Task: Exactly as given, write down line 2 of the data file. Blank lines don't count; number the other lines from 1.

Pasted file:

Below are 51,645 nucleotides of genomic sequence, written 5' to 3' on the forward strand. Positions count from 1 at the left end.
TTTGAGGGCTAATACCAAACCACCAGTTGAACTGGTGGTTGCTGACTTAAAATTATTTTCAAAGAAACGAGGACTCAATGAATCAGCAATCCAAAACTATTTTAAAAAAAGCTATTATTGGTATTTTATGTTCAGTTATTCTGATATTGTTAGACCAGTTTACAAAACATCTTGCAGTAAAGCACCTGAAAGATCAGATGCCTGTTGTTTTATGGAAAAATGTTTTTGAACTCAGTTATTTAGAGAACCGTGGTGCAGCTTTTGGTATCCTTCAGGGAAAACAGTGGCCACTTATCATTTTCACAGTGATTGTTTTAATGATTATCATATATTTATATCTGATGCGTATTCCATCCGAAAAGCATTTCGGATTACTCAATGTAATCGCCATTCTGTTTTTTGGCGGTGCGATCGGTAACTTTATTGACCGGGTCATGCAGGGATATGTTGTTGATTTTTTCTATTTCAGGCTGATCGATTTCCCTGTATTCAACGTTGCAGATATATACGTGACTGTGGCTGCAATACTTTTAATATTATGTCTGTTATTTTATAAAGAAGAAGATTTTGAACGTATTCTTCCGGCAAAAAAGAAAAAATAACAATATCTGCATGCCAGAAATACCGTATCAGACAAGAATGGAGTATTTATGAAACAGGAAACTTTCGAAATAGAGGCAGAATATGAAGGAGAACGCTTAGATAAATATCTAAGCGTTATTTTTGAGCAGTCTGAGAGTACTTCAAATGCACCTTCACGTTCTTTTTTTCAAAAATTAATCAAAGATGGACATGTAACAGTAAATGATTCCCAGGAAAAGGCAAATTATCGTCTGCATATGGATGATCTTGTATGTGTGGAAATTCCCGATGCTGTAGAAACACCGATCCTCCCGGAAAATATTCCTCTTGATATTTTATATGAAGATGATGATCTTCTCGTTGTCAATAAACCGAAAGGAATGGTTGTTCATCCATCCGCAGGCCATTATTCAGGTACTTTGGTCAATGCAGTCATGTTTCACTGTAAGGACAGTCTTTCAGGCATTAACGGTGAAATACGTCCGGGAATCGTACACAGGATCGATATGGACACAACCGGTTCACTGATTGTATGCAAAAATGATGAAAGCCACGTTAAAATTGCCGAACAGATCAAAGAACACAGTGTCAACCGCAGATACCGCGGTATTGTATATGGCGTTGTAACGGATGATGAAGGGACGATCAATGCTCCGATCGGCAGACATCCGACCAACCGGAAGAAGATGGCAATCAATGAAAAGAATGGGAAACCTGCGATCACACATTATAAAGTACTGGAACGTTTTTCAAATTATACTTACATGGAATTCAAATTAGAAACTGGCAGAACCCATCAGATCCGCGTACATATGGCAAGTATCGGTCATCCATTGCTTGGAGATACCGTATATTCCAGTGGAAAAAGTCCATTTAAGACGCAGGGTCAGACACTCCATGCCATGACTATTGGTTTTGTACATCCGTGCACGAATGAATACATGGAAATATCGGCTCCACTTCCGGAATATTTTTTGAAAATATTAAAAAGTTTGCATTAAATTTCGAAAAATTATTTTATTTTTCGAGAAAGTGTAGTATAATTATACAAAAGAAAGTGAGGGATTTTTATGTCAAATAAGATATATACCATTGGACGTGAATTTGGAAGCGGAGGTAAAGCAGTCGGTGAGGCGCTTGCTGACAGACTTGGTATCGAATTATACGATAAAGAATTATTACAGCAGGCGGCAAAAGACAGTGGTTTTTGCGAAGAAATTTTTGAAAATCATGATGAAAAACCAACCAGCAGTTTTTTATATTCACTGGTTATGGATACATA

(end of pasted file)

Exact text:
TTTGAGGGCTAATACCAAACCACCAGTTGAACTGGTGGTTGCTGACTTAAAATTATTTTCAAAGAAACGAGGACTCAATGAATCAGCAATCCAAAACTATTTTAAAAAAAGCTATTATTGGTATTTTATGTTCAGTTATTCTGATATTGTTAGACCAGTTTACAAAACATCTTGCAGTAAAGCACCTGAAAGATCAGATGCCTGTTGTTTTATGGAAAAATGTTTTTGAACTCAGTTATTTAGAGAACCGTGGTGCAGCTTTTGGTATCCTTCAGGGAAAACAGTGGCCACTTATCATTTTCACAGTGATTGTTTTAATGATTATCATATATTTATATCTGATGCGTATTCCATCCGAAAAGCATTTCGGATTACTCAATGTAATCGCCATTCTGTTTTTTGGCGGTGCGATCGGTAACTTTATTGACCGGGTCATGCAGGGATATGTTGTTGATTTTTTCTATTTCAGGCTGATCGATTTCCCTGTATTCAACGTTGCAGATATATACGTGACTGTGGCTGCAATACTTTTAATATTATGTCTGTTATTTTATAAAGAAGAAGATTTTGAACGTATTCTTCCGGCAAAAAAGAAAAAATAACAATATCTGCATGCCAGAAATACCGTATCAGACAAGAATGGAGTATTTATGAAACAGGAAACTTTCGAAATAGAGGCAGAATATGAAGGAGAACGCTTAGATAAATATCTAAGCGTTATTTTTGAGCAGTCTGAGAGTACTTCAAATGCACCTTCACGTTCTTTTTTTCAAAAATTAATCAAAGATGGACATGTAACAGTAAATGATTCCCAGGAAAAGGCAAATTATCGTCTGCATATGGATGATCTTGTATGTGTGGAAATTCCCGATGCTGTAGAAACACCGATCCTCCCGGAAAATATTCCTCTTGATATTTTATATGAAGATGATGATCTTCTCGTTGTCAATAAACCGAAAGGAATGGTTGTTCATCCATCCGCAGGCCATTATTCAGGTACTTTGGTCAATGCAGTCATGTTTCACTGTAAGGACAGTCTTTCAGGCATTAACGGTGAAATACGTCCGGGAATCGTACACAGGATCGATATGGACACAACCGGTTCACTGATTGTATGCAAAAATGATGAAAGCCACGTTAAAATTGCCGAACAGATCAAAGAACACAGTGTCAACCGCAGATACCGCGGTATTGTATATGGCGTTGTAACGGATGATGAAGGGACGATCAATGCTCCGATCGGCAGACATCCGACCAACCGGAAGAAGATGGCAATCAATGAAAAGAATGGGAAACCTGCGATCACACATTATAAAGTACTGGAACGTTTTTCAAATTATACTTACATGGAATTCAAATTAGAAACTGGCAGAACCCATCAGATCCGCGTACATATGGCAAGTATCGGTCATCCATTGCTTGGAGATACCGTATATTCCAGTGGAAAAAGTCCATTTAAGACGCAGGGTCAGACACTCCATGCCATGACTATTGGTTTTGTACATCCGTGCACGAATGAATACATGGAAATATCGGCTCCACTTCCGGAATATTTTTTGAAAATATTAAAAAGTTTGCATTAAATTTCGAAAAATTATTTTATTTTTCGAGAAAGTGTAGTATAATTATACAAAAGAAAGTGAGGGATTTTTATGTCAAATAAGATATATACCATTGGACGTGAATTTGGAAGCGGAGGTAAAGCAGTCGGTGAGGCGCTTGCTGACAGACTTGGTATCGAATTATACGATAAAGAATTATTACAGCAGGCGGCAAAAGACAGTGGTTTTTGCGAAGAAATTTTTGAAAATCATGATGAAAAACCAACCAGCAGTTTTTTATATTCACTGGTTATGGATACATA